4. Discussion

We meta-analytically tested Spearman’s hypothesis on Black and White adults. Spearman’s hypothesis was already confirmed for children and adolescents in a large number of studies, and is now confirmed comparing Black and White adults as well. The meta-analytical sample-size weighted correlation of rho = 0.57 we found for adults is highly similar to the mean correlation found in Jensen [1], who reported a correlation of r = 0.59. The differences between Black and White adults are very strongly in line with those previously found for children and adults.
We end on a cautionary note concerning conditions that are not fulfilled in our study, making our conclusions only conditionally valid. To the best of our knowledge, MGCFA has not been used for testing Spearman’s hypothesis in the last decade, but how often a method has been used is not an evaluation criterion for truth finding. Measurement invariance is, strictly speaking, a necessary condition on a priori grounds. The fact that in the present study we did not have access to the original datasets means that we simply could not test for measurement invariance, so it is possible that some of the datasets when analyzed using MGCFA would have shown a lack of measurement invariance to a certain degree. Moreover, although some of the data points in our meta-analysis come from studies by Jensen, Jensen’s use of congruence coefficients, for instance, does not prove measurement invariance. Indeed, in the other data points in our meta-analysis we do not carry out the statistical analyses suggested by Jensen [7], and this is an additional reason for a cautionary note.
Although it is good research practice to aim for the best method, we repeat that we employed a trade-off where we collected a substantial number of studies that could only be analyzed using non-optimal statistical techniques, but which allowed the use of the powerful technique of meta-analysis. For a well-argued trade-off leading to the inclusion of many studies of lesser methodological quality allowing a huge meta-analysis, we refer the interested reader to the meta-analysis on the effects of organizational development by Rodgers and Hunter [50].

Acknowledgments

We like to thank two anonymous reviewers and Paul de Boeck for their helpful and constructive feedback.

Author Contributions

Jan te Nijenhuis conceptualized and designed the study and drafted Introduction. Jan te Nijenhuis and Michael van den Hoek collected and analyzed the data, and drafted Method, Results, and Discussion.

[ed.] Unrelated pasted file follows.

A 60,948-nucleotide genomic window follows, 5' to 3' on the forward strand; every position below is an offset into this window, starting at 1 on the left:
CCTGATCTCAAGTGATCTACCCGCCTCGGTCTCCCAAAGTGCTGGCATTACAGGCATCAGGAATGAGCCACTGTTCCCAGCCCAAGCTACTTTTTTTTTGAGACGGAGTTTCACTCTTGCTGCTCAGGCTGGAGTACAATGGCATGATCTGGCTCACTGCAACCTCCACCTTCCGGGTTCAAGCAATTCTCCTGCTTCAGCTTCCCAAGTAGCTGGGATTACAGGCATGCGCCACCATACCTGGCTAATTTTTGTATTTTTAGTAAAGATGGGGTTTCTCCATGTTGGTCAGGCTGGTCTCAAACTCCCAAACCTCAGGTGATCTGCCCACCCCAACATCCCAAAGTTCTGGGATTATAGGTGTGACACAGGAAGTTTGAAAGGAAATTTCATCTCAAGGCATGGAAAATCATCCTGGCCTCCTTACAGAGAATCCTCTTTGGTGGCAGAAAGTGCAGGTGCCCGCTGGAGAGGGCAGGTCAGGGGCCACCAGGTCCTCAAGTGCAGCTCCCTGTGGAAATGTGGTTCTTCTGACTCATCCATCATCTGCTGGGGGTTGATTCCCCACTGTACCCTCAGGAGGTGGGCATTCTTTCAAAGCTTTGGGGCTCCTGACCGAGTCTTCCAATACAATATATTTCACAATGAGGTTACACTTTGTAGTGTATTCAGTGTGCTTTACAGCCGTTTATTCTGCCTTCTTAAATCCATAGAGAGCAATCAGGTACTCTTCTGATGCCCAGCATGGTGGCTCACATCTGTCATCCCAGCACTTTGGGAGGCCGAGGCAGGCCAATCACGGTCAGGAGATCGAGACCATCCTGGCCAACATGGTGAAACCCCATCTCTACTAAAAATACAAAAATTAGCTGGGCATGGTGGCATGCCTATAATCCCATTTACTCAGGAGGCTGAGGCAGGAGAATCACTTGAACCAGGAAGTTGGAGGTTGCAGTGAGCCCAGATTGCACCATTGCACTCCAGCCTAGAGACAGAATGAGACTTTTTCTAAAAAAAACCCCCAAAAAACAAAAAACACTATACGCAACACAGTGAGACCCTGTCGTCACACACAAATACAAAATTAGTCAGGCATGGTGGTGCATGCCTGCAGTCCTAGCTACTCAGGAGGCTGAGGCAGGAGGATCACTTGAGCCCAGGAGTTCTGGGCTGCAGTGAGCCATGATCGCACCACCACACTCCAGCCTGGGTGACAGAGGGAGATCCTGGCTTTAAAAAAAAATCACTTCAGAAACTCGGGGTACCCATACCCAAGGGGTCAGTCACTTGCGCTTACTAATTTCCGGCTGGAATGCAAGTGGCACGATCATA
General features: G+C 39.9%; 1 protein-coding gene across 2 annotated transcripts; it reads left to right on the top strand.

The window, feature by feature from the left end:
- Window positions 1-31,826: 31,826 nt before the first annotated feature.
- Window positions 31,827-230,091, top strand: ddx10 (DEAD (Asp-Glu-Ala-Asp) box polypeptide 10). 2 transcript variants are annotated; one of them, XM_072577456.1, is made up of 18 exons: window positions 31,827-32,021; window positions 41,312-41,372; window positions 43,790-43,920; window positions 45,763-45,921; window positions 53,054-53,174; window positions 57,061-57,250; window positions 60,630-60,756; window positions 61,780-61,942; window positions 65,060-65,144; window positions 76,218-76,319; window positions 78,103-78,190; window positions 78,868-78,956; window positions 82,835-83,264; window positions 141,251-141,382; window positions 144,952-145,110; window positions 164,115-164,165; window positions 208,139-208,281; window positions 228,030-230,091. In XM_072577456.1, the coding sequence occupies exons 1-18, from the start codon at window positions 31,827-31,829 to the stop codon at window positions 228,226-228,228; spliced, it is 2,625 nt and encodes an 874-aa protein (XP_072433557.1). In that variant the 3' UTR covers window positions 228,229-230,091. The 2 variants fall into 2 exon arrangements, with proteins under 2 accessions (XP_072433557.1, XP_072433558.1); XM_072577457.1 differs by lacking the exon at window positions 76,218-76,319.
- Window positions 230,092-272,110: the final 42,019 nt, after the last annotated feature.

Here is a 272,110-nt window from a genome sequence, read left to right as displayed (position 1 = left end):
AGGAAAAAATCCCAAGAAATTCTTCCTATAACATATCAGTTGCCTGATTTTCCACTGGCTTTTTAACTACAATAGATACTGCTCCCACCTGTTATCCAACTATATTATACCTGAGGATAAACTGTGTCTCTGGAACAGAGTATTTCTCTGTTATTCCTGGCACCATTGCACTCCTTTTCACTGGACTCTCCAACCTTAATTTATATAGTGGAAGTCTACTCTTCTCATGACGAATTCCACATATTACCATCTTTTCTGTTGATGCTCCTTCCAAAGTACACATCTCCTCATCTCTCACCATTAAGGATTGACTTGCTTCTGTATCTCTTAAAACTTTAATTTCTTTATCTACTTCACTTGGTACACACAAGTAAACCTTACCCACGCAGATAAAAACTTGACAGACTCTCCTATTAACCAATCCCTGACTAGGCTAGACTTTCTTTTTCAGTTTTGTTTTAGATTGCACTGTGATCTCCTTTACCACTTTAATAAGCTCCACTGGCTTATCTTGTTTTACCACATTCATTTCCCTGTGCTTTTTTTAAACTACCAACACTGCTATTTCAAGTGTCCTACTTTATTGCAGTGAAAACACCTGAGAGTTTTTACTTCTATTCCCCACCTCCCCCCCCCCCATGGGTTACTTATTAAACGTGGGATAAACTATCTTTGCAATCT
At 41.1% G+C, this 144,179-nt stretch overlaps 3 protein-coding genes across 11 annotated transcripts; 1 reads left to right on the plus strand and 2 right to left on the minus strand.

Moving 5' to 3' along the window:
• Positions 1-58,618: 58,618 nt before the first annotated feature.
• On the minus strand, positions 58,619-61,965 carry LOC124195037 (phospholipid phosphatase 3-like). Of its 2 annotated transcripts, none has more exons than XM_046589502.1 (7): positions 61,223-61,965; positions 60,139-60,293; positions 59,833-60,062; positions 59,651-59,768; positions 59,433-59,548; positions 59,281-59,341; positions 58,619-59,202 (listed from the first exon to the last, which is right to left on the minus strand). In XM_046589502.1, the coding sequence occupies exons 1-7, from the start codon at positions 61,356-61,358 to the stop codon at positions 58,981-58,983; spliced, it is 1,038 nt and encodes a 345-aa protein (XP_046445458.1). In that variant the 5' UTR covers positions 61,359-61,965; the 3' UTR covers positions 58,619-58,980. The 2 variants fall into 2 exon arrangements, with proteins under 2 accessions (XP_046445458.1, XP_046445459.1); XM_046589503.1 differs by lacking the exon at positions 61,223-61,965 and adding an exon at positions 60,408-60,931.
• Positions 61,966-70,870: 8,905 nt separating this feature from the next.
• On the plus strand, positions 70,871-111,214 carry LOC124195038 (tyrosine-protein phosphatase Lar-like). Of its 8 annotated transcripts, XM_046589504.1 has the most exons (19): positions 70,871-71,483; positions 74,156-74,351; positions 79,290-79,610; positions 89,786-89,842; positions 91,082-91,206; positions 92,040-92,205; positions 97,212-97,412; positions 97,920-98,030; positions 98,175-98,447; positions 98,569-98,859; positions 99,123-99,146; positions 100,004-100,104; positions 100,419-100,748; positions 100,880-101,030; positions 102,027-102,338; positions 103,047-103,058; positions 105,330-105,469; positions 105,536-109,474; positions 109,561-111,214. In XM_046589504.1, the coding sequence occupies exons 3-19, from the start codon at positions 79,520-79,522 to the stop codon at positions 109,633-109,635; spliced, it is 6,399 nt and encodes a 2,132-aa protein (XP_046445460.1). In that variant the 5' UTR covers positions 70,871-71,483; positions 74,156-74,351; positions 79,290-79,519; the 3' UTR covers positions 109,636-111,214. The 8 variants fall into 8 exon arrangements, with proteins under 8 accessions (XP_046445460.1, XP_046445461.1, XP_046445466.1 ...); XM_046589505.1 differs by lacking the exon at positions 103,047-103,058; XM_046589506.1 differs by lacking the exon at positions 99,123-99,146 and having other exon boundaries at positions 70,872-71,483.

Conflicts of Interest

The authors declare no conflict of interest.

References

  1. Jensen, A.R. The g Factor: The Science of Mental Ability; Praeger: Westport, CT, USA, 1998. [Google Scholar]
  2. Jensen, A.R. Bias in Mental Testing; Free Press: New York, NY, USA, 1980. [Google Scholar]
  3. Te Nijenhuis, J.; Al-Shahomee, A.A.; van den Hoek, M.; Allik, J.; Grigoriev, A.; Dragt, J. Spearman’s hypothesis tested comparing Libyan secondary school children with various other groups of secondary school children on the items of the Standard Progressive Matrices. Intelligence 2015, 50, 118–124. [Google Scholar] [CrossRef]
  4. Jensen, A.R.; Weng, L.J. What is a good g? Intelligence 1994, 18, 231–258. [Google Scholar] [CrossRef]
  5. Gottfredson, L.S. Why g matters: The complexity of everyday life. Intelligence 1997, 24, 79–132. [Google Scholar] [CrossRef]
  6. Spearman, C. The Nature of “Intelligence” and the Principles of Cognition; Macmillan: London, UK, 1923. [Google Scholar]
  7. Jensen, A.R. Spearman’s hypothesis tested with chronometric information-processing tasks. Intelligence 1993, 17, 47–77. [Google Scholar] [CrossRef]
  8. Whetzel, D.L.; McDaniel, M.A.; Nguyen, N.T. Subgroup differences in situational judgment test performance. Hum. Perform. 2008, 21, 291–309. [Google Scholar] [CrossRef]
  9. Goldstein, H.W.; Yusko, K.P.; Braverman, E.P.; Smith, D.B.; Chung, B. The role of cognitive ability in the subgroup differences and incremental validity of assessment center exercises. Pers. Psychol. 1998, 51, 357–374. [Google Scholar] [CrossRef]
  10. Goldstein, H.W.; Yusko, K.P.; Nicolopoulos, V. Exploring Black-White subgroup differences of managerial competencies. Pers. Psychol. 2001, 54, 783–807. [Google Scholar] [CrossRef]
  11. Rushton, J.P. Jensen effects and African/Coloured/Indian/White differences on Raven’s Standard Progressive Matrices in South Africa. Personal. Individ. Differ. 2002, 33, 1279–1284. [Google Scholar] [CrossRef]
  12. Rushton, J.P.; Čvorović, J.; Bons, T.A. General mental ability in South Asians: Data from three Roma (Gypsy) communities in Serbia. Intelligence 2007, 35, 1–12. [Google Scholar] [CrossRef]
  13. Rushton, J.P.; Skuy, M. Performance in Raven’s Matrices by African and White university students in South Africa. Intelligence 2000, 28, 251–265. [Google Scholar] [CrossRef]
  14. Rushton, J.P.; Skuy, M.; Fridjhon, P. Jensen effects among African, Indian, and White engineering students in South Africa on Raven’s Standard Progressive Matrices. Intelligence 2002, 30, 409–423. [Google Scholar]
  15. Rushton, J.P.; Skuy, M.; Fridjhon, P. Performance on Raven’s Advanced Progressive Matrices by African, East Indian, and White engineering students in South Africa. Intelligence 2003, 31, 123–137. [Google Scholar] [CrossRef]
  16. Diaz, A.; Sellami, K.; Infanzón, E.; Lynn, R. A comparative study of general intelligence in Spanish and Moroccan samples. Span. J. Psychol. 2012, 15, 526–532. [Google Scholar] [CrossRef] [PubMed]